CS 5330 - Randomized Algorithms

(Spring 2019)

NUS School of Computing

Prof. Seth Gilbert

Tuesday 6:30pm - 9:30pm




March 8 Review material for midterm posted.
February 21 Experimental algorithms problem set posted.
February 14 Problem set 4 posted! Project proposal submission link posted here.
January 31 Problem set 3 posted! Problem set 1 solutions posted.
January 23 Problem set 2 posted!
January 15 Problem set 1 posted!
January 15 First class! Welcome to CS5330!

Course Overview


The module will cover basic concepts in the design and analysis of randomized algorithms. It will cover both basic techniques, such as Chernoff bounds, random walks, and the probabilistic method, and a variety of practical algorithmic applications, such as load balancing, hash functions, and graph/network algorithms. The focus will be on utilizing randomization to develop algorithms that are more efficient and/or simpler than their deterministic counterparts.


There will be a variety of assignments due throughout the semester:

More details on each of these will be provided in time.


Below is the tentative schedule for the course. I will modify the schedule as the course progresses. Problem sets will be posted below on this schedule as they become available.

Class NumberDateDescription
Classical Algorithms
115/01Introduction and logistics. Karger (and Stein) MinCut. Simple branching processes.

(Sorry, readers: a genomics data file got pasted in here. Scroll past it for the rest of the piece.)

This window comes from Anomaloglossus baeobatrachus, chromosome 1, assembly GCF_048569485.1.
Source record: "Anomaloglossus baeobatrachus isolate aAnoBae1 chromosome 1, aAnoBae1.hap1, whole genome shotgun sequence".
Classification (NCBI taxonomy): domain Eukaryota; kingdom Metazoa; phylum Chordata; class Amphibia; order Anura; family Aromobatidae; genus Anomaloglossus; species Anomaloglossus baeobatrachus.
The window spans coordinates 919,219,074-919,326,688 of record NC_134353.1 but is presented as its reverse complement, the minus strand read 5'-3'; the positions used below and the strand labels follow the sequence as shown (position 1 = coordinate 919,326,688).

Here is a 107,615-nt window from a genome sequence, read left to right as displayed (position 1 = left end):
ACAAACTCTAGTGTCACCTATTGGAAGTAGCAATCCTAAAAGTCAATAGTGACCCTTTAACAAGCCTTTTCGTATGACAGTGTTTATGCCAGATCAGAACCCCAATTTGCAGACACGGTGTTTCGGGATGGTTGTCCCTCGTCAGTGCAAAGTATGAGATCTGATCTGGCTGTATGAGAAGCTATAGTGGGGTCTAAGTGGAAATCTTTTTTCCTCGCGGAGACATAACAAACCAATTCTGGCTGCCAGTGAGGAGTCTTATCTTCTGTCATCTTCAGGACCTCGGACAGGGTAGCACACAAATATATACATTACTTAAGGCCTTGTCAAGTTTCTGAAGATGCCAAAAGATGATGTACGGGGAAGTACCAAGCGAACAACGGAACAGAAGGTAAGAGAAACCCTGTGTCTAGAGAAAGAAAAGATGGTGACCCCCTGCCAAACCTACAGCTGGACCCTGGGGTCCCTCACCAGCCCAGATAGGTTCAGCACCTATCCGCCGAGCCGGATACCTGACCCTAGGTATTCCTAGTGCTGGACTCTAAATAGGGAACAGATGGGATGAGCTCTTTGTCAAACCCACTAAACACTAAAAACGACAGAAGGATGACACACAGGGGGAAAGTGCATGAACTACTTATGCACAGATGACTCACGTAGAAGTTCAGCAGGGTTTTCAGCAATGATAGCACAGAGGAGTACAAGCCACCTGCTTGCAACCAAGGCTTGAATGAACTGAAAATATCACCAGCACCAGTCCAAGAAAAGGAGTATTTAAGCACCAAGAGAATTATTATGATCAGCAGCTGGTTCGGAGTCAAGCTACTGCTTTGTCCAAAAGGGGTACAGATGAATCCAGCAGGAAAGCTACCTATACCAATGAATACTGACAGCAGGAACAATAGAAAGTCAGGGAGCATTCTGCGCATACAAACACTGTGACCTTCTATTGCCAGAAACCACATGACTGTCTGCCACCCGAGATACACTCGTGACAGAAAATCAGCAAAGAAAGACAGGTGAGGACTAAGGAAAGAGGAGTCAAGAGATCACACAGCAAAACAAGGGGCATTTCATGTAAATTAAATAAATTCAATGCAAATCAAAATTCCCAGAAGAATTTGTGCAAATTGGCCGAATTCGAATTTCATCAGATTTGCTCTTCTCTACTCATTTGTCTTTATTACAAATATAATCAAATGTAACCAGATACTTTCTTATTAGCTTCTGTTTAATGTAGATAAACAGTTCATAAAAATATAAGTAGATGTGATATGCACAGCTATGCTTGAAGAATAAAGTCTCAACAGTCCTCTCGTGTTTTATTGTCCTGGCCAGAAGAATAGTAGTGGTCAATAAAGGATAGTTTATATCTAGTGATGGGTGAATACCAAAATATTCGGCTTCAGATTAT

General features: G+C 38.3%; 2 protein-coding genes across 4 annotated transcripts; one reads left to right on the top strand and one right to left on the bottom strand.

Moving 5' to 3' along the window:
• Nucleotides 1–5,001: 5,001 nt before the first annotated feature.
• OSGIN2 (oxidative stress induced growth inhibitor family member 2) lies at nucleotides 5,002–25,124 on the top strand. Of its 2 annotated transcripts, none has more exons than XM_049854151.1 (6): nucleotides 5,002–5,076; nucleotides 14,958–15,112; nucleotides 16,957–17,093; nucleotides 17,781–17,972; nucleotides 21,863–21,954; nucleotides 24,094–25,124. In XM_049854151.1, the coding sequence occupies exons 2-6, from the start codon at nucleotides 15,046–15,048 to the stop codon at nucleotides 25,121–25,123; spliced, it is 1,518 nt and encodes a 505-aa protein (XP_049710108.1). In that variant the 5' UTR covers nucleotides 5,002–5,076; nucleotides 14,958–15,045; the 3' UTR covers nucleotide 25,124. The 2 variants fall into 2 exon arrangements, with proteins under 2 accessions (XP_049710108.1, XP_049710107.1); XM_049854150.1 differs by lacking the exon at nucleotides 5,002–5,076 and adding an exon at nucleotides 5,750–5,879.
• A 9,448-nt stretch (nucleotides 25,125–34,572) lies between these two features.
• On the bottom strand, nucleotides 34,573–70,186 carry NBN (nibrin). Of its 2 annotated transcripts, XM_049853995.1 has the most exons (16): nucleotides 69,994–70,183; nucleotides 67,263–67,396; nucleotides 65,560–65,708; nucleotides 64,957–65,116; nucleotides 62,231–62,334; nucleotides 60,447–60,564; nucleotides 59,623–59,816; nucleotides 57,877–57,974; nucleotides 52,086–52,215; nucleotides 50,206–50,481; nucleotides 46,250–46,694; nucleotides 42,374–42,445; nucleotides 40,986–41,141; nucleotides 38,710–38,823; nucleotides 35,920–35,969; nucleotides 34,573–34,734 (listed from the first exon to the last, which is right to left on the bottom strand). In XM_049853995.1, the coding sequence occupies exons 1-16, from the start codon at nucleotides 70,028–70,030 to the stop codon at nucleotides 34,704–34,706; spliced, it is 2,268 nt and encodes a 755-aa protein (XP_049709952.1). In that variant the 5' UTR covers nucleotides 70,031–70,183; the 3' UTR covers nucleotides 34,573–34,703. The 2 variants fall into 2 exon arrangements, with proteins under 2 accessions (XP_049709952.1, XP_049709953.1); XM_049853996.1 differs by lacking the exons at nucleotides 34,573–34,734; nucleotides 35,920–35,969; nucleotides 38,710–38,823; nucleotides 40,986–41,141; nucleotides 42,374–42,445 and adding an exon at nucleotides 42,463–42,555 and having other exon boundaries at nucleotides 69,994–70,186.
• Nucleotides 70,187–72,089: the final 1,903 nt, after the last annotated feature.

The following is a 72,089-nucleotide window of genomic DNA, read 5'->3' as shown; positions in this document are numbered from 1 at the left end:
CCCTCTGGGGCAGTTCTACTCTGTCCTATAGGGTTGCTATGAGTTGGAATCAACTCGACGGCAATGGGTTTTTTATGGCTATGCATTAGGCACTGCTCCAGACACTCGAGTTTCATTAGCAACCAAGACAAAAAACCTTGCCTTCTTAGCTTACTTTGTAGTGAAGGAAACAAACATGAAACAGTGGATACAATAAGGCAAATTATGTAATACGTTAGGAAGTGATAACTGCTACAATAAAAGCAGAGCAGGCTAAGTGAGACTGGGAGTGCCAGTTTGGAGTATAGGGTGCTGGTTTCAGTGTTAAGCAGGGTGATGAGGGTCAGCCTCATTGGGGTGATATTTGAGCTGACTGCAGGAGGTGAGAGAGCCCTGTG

• Lecture notes (handwritten, pdf) [Download]
  • Problem Set 1 (due January 22) [Download]
  • Problem Set 1 solutions [Download]
  • Useful references:
    • See Mitzenmacher-Upfal Chapter 1.5.
    • Notes by Jeff Erickson: here.
    • The original paper by David Karger and Cliff Stein here.
222/01Sorting, Stable Marriage, and More!
  • Guest lecture by John Augustine.
  • 2018 Lecture notes (handwritten, pdf) [Download]
  • Problem set 1 due.
  • Problem Set 2 (due January 29) [Download]
  • Problem Set 2 solutions [Download]
  • Useful references:
    • See Mitzenmacher-Upfal Chapter 2.1 and 2.3 for linearity of expectation, conditional expectation.
    • See Mitzenmacher-Upfal Chapter 2.4 for the coupon collector (and geometric random variables).
    • See Mitzenmacher-Upfal Chapter 3.1 for Markov's Inequality.
    • Notes by Jeff Erickson on treaps: here.
329/01Hashing: Chaining, Linear Probing, and Cuckoo!
  • Lecture notes (handwritten, pdf) [Download]
  • Problem Set 3 (due February 12) [Download]
  • Problem Set 3 solutions [Download]
  • Useful references:
    • See Mitzenmacher-Upfal Chapter 2.4 for the coupon collector (and geometric random variables).
    • See Mitzenmacher-Upfal Chapter 3.3 for Chebychev's Inequality.
    • See Mitzenmacher-Upfal Chapter 5.2 for Balls-and-Bins analysis.
    • See Mitzenmacher-Upfal Chapter 5.5 for hashing.